A Priority Pass membership can help make your preflight experience a lot more enjoyable. The program unlocks access to more than 1,200 airport lounges in 143 countries and 500 cities worldwide. You can check out this guide to learn everything from which cards offer free Priority Pass membership to lounge guesting policies and more.
Most major airports in the U.S. and around the world, though not all, now have multiple lounges accessible through Priority Pass, so you’ll often be faced with the question of which lounge to use. Since the program doesn’t actually own or operate the lounges themselves, the quality can vary massively. Some lounges are little more than a small room with bottled water and pretzels, and some are as good, if not better, than the lounge you could use if you were flying in a premium cabin.
Today, we are looking at Priority Pass offerings at Boston Logan International Airport (BOS), an important base for Delta and JetBlue. The program partners with three lounges and two restaurants at this airport. Terminals C (not including gates C40 – C42) and E are the only terminals connected airside, so you may need to re-clear security and walk or shuttle to another terminal if you want to visit a lounge at this airport.
(Note that the hours listed for the lounges are the hours they are available to Priority Pass members. A lounge may be open outside of those hours but will not admit members then. Additionally, for all these lounges, you must have a valid boarding pass and access may be restricted if the lounge is full.)
Here are our rankings at BOS:
1. Air France lounge
Location: Terminal E, on the lower level, near Gate 4
Hours: 11:30 a.m.–11:30 p.m.
Food and Beverage: Complimentary hot and cold foods like sandwiches, soups, meatballs, cheeses and a salad bar. There is also a self-serve bar with a good selection of liquors, beers, wines and soft drinks.
Amenities: This lounge offers plenty of seating and rarely turns away members because of overcrowding. There are complimentary newspapers and a phone-charging station, but you’ll likely need to sit near a wall if you need a power outlet.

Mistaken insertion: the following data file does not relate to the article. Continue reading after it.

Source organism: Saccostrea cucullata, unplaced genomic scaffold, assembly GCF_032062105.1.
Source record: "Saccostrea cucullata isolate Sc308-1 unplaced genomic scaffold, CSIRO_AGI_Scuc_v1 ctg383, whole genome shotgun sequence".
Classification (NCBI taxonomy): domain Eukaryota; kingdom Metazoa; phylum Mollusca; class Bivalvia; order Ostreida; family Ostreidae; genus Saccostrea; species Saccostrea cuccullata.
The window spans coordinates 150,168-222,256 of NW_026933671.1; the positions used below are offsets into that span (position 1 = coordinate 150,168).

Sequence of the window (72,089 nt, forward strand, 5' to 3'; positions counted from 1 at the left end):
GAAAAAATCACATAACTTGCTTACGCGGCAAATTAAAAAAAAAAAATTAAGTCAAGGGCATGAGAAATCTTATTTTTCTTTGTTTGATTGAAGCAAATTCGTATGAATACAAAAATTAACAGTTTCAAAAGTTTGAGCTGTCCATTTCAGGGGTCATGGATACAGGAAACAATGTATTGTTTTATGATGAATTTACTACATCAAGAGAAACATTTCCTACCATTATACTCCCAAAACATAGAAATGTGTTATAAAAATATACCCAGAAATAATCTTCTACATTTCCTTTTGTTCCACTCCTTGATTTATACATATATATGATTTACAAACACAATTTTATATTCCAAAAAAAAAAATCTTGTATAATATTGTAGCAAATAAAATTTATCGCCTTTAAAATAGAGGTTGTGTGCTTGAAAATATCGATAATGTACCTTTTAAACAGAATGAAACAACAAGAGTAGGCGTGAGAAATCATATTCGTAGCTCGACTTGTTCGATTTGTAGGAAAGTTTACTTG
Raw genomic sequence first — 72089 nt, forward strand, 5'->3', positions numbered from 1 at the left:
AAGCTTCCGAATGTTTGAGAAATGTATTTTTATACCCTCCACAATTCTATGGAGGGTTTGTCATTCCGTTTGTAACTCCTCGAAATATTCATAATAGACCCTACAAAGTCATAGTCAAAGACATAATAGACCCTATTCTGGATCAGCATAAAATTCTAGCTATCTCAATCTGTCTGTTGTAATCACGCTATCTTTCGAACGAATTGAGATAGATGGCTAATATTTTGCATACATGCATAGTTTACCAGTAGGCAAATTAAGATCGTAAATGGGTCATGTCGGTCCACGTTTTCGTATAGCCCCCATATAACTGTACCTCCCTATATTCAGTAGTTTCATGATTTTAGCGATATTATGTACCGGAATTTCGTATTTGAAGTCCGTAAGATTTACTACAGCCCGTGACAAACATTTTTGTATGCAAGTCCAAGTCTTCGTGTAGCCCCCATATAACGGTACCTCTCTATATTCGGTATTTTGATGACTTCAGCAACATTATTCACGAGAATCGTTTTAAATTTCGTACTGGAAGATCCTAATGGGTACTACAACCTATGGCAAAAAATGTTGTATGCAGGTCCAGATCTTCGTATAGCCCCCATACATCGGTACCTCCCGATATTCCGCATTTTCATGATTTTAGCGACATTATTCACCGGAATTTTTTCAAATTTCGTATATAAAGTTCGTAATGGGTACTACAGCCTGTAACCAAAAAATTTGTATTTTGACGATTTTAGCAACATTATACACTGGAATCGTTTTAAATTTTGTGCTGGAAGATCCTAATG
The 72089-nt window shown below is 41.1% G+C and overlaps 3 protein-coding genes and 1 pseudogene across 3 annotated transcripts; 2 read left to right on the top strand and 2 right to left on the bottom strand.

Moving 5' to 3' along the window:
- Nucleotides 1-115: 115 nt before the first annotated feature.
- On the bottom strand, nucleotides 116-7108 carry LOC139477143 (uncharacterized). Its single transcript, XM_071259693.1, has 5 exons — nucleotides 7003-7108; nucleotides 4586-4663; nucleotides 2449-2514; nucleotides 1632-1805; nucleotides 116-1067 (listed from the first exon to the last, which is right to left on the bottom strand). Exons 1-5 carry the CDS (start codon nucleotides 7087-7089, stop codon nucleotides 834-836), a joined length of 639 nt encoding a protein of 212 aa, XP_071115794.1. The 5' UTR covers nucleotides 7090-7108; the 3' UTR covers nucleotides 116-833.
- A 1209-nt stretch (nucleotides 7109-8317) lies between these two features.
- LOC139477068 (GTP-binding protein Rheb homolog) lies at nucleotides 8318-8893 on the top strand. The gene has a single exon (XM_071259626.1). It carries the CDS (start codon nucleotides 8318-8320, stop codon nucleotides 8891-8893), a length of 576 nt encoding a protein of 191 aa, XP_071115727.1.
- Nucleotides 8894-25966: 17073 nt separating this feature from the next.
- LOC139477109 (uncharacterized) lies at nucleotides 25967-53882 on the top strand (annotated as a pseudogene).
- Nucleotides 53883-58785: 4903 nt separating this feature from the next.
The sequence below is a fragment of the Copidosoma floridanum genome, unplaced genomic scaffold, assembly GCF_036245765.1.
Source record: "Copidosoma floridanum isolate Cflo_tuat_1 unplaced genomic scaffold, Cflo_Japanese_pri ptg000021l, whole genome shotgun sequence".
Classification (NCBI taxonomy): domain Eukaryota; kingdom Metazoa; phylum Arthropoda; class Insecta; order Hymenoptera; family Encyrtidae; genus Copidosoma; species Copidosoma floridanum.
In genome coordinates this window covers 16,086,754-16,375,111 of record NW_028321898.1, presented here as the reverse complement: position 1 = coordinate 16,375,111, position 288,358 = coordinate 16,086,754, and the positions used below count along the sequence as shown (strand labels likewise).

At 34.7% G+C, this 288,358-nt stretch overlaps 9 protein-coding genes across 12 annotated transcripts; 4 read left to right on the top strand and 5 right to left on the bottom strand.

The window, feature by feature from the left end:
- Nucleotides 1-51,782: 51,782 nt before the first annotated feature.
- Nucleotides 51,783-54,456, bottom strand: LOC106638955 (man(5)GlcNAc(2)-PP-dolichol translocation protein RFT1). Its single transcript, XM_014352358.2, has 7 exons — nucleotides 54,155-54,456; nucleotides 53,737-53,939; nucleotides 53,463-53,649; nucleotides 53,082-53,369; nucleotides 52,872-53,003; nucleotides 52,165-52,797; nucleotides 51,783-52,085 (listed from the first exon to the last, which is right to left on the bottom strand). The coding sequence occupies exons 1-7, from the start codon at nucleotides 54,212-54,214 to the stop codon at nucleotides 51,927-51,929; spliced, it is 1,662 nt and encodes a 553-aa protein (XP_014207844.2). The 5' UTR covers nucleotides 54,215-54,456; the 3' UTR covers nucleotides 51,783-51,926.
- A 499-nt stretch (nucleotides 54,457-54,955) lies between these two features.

Looks like part of the BOS @airfrance lounge got a refresh. Nothing major, just some new furniture and removal of a wall so the space feels more open. Still not that many power outlets unfortunately. pic.twitter.com/mMbNb7ihkJ
— Benji Stawski (@BenjiStawski) May 4, 2019
2. The Club
Location: Terminal E, on the lower level, near Gate 11
Hours: 5:30 a.m.–1 a.m. Access may be restricted because of space constraints, particularly 4 p.m.–10 p.m.
Food and Beverage: If you’ve been to a “The Club” lounge before, the food and beverage offerings should look familiar. There’s a solid selection of breakfast foods like omelets, yogurt parfaits and oatmeal in the morning and snacks like sandwiches, soups, salads and a candy bar the rest of the day. There’s a well-stocked, tended bar, as well as an espresso machine.
Amenities: The Club checks all the standard boxes like good Wi-Fi, showers, plenty of seating and a printer. The only major drawback to this lounge is that it doesn’t have any windows.
3. The Lounge
Location: Terminal C, across from Gate C19. The lounge is not connected airside to gates C40–C42.
Hours: 6 a.m.–11 p.m. This lounge gets busy during peak hours so it’s not uncommon for it to turn away Priority Pass members because of space constraints, particularly 1 p.m.–8 p.m.
Food and Beverage: This lounge is operated by the same company as The Club in Terminal E (Airport Lounge Development) so the food and beverage offering is very similar, including the tended bar.
Amenities: There’s a good view of the tarmac, power outlets near many seats and a printer. The lounge doesn’t offer any showers or its own Wi-Fi network, though the airport’s public Wi-Fi suffices for basic tasks like checking emails and catching up with the latest news and deals from The Points Guy.
— Benji Stawski (@BenjiStawski) December 4, 2018
Bonus: Non-lounge airport experiences